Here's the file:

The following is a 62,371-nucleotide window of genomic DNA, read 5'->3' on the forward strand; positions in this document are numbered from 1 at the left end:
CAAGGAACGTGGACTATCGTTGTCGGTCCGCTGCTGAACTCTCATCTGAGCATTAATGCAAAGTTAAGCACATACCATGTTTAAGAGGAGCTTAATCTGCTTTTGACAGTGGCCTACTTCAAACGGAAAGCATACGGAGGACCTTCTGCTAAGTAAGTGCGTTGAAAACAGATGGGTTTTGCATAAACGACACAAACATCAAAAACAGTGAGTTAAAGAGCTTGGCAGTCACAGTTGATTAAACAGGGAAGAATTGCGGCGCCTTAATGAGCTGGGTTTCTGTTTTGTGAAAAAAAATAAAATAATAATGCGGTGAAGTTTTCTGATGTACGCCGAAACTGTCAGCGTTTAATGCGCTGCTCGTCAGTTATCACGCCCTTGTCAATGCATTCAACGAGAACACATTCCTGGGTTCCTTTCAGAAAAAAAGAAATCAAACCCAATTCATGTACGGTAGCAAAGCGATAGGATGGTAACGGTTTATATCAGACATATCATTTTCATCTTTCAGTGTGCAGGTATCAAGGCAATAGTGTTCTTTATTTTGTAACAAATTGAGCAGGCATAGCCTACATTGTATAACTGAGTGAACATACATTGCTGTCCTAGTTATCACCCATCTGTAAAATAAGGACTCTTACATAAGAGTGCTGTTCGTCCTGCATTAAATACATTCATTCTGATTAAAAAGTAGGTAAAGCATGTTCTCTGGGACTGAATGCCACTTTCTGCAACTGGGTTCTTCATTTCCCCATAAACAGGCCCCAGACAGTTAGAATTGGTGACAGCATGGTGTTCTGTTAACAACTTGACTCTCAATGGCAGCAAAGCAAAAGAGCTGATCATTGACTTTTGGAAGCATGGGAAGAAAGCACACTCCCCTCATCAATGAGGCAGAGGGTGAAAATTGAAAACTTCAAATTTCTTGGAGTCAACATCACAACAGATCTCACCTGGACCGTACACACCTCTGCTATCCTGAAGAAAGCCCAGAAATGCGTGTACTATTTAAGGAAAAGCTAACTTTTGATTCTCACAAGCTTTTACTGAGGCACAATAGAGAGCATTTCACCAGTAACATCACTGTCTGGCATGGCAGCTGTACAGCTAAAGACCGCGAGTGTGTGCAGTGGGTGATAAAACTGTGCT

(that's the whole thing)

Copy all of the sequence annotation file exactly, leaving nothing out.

The following is a 62,371-nucleotide window of genomic DNA, read 5'->3' on the forward strand; positions in this document are numbered from 1 at the left end:
CAAGGAACGTGGACTATCGTTGTCGGTCCGCTGCTGAACTCTCATCTGAGCATTAATGCAAAGTTAAGCACATACCATGTTTAAGAGGAGCTTAATCTGCTTTTGACAGTGGCCTACTTCAAACGGAAAGCATACGGAGGACCTTCTGCTAAGTAAGTGCGTTGAAAACAGATGGGTTTTGCATAAACGACACAAACATCAAAAACAGTGAGTTAAAGAGCTTGGCAGTCACAGTTGATTAAACAGGGAAGAATTGCGGCGCCTTAATGAGCTGGGTTTCTGTTTTGTGAAAAAAAATAAAATAATAATGCGGTGAAGTTTTCTGATGTACGCCGAAACTGTCAGCGTTTAATGCGCTGCTCGTCAGTTATCACGCCCTTGTCAATGCATTCAACGAGAACACATTCCTGGGTTCCTTTCAGAAAAAAAGAAATCAAACCCAATTCATGTACGGTAGCAAAGCGATAGGATGGTAACGGTTTATATCAGACATATCATTTTCATCTTTCAGTGTGCAGGTATCAAGGCAATAGTGTTCTTTATTTTGTAACAAATTGAGCAGGCATAGCCTACATTGTATAACTGAGTGAACATACATTGCTGTCCTAGTTATCACCCATCTGTAAAATAAGGACTCTTACATAAGAGTGCTGTTCGTCCTGCATTAAATACATTCATTCTGATTAAAAAGTAGGTAAAGCATGTTCTCTGGGACTGAATGCCACTTTCTGCAACTGGGTTCTTCATTTCCCCATAAACAGGCCCCAGACAGTTAGAATTGGTGACAGCATGGTGTTCTGTTAACAACTTGACTCTCAATGGCAGCAAAGCAAAAGAGCTGATCATTGACTTTTGGAAGCATGGGAAGAAAGCACACTCCCCTCATCAATGAGGCAGAGGGTGAAAATTGAAAACTTCAAATTTCTTGGAGTCAACATCACAACAGATCTCACCTGGACCGTACACACCTCTGCTATCCTGAAGAAAGCCCAGAAATGCGTGTACTATTTAAGGAAAAGCTAACTTTTGATTCTCACAAGCTTTTACTGAGGCACAATAGAGAGCATTTCACCAGTAACATCACTGTCTGGCATGGCAGCTGTACAGCTAAAGACCGCGAGTGTGTGCAGTGGGTGATAAAACTGTGCT